A while back — following the repair of a C64 — I posted about testing the PLA replacement that I had used. In the great video on that topic shared by MindFlareRetro, Eslapion mentions two possible tests for a PLA replacement. One of these I covered in my post back then. The other test involves using a Super Zaxxon game cartridge.
Due to the unique way of bank switching implemented by that module, it seems to be particularly vulnerable to glitches produced by PLA replacements. Less-than-perfect replacements tend to produce crashes or skewed graphics when running that game. Continue reading
Last year I created my own rendition of the SD2IEC, dubbed the SD2IEC Pluggable. Version 1.0 left some room for improvement and recently I found the time to take on a new revision. Version 2.0 is even closer related to the design published by Shadowolf while maintaining the “pluggable” layout with the pass-through tape connector.
A few weeks ago, I built the through-hole version of the Tapecart based on an ATtiny44. The original and probably the most wide spread variant of the Tapecart is much smaller though. It is built from surface mount components and it is based on the much harder to get 32-bit AT SAM D09 controller.
I wanted some of those Tapecarts in my collection so I had “a few” boards made, ordered the components including a matching case and waited for everything to arrive. Soldering the SMD version is not hard, the smallest components have a 0805 footprint. Continue reading
In my previous post I introduced the Tapecart, a thumb drive for the Commodore 64, and built one of those. The only major issue with these great devices is the 1.5 hours it takes for the C64 to transfer the 2 MB of data to them.
Fortunately, Detlef Gerhardt came up with the idea of hooking up the Tapecart to an Arduino in order to transfer the data using a modern PC. It turns out, this speeds up the transfer considerably and it also eliminates the need for copying TCRT images using a SD2IEC or similar device. An early version of Detlef’s TapecartFlasher software is available on Github.
Tapecart and the Arduino. Ignore all the other components for now.
The original setup for the TapecartFlasher is as simple as it gets: simply hook up 5V and GND from the Arduino, then connect the 4 remaining lines of the cassette port interface to D2-D5. I tried this on a breadboard first and it worked out of the box! The most complicated part here was the lack of a proper connector, so I just soldered leads to the Tapecart module. Continue reading
The Tapecart is a relatively new piece of hardware that was devised for the Commodore 64 by Unseen and enthusi and introduced in late 2016. The general idea is quite compelling: The small module features 2 MB of serial flash memory and plugs into the cassette port of the Commodore. By just entering
LOAD or the “Shift+Run/Stop” shortcut, a small bootstrap program is run that will then very quickly load up to 64 KB from the Tapecart into the C64 for execution. No cable and no external power supply is required and important other ports remain unused. This is probably as close to a “thumb drive” for the old hardware as it gets.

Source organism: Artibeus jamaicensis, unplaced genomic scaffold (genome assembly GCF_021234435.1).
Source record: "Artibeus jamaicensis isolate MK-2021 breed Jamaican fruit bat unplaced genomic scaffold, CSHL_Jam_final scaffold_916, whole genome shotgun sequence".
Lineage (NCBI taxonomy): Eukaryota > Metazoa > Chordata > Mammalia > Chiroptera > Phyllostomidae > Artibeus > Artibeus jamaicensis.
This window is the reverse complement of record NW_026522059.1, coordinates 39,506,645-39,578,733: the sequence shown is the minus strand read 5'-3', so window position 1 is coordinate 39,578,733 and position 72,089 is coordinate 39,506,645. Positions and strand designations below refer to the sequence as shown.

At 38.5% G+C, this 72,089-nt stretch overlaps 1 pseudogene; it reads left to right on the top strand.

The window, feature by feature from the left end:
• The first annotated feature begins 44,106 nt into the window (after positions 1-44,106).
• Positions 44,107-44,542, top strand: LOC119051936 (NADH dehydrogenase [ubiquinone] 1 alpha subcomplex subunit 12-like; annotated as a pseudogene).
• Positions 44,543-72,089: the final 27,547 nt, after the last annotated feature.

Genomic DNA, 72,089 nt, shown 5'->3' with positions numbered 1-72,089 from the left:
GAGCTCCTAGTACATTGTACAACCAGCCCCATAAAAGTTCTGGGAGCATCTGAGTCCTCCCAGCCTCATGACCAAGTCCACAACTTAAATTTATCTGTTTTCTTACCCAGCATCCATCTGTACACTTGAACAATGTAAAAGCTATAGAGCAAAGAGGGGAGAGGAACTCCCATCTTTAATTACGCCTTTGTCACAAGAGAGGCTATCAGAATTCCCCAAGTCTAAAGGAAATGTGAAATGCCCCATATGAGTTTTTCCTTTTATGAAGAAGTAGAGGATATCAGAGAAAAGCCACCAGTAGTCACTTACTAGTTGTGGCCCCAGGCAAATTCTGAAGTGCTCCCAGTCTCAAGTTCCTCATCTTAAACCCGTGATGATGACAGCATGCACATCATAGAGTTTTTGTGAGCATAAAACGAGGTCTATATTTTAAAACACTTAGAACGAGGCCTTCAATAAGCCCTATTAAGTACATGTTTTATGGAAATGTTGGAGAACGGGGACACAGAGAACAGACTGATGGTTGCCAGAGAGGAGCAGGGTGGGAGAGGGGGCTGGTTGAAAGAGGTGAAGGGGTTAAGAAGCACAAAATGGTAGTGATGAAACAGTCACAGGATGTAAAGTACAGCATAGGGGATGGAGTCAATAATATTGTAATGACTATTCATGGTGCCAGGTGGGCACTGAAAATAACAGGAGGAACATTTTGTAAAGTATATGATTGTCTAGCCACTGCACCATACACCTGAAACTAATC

Both the software and the hardware of the Tapecart are available under an open source license. The hardware is very cost optimized and can be built for only a few € or $. Continue reading
The prototype batch of PCBs for revision 4 of the Pi1541io board didn’t take long to ship and it arrived from PCBWay while I was on vacation. Today, I finally managed to assemble one of the boards and everything seems to work great!Revision 4 is basically what the previous one should have been: an improved rev.2 with an added I2C connector for an OLED display. In this revision though, the I2C connector can be configured to accommodate different kinds of display modules.
|Update: For those of you who can’t wait and who understand the possible issues described below, rev.3 boards are now available on PCBWay. If you can wait another 3 weeks I’d recommend you wait for the next revision.
After a longer wait, today I finally received the prototype batch of PCBs for revision 3 of the Pi1541io board. Only relevant change to the previous revision is the I2C header for connecting a SSD1306 based OLED display module.
Repairing the old Commodore C64 a few months back was a lot of fun and I learned much about the old machines in the process. Now I wanted a new challenge and so I bought a C64 motherboard Assy No. 250425 on eBay. The board came without case, keyboard or any other accessories and it was advertised as “defective”. No other description besides “as depicted”.
Expansion port expanders are adapters which allow multiple cartridges to be attached physically to the C64 at the same time. In rare cases, two of those cartridges will then be usable simultaneously, for the majority of cases the expander allows the user to switch between them.
I’ve never owned one of these devices but I’ve been toying with the idea to create my own for a while. Recently then, a generous person donated a bunch of 44 pin board edge connectors that would be required to build it. So I started to take a closer look at existing implementations, from the past and present.
On Friday, I received the prototype batch of PCBs for the second revision of my IO Adapter for the Pi1541 project. Today, I finally found the time to assemble a couple of those boards and so far, everything seems to be working great!
Two working configurations of the Pi1541 IO Adapter.
When assembling one of the rev.2 boards, there are multiple alternative configuration to chose from. One of the simplest working ones — shown on the left side in the photo above — needs only three components: a 6 pin DIN connector, a 4 channel level shifter module, and a 40 pin female header to connect to the Raspberry Pi. Most of the possible configurations can be built using easy to solder through-hole components, only! Continue reading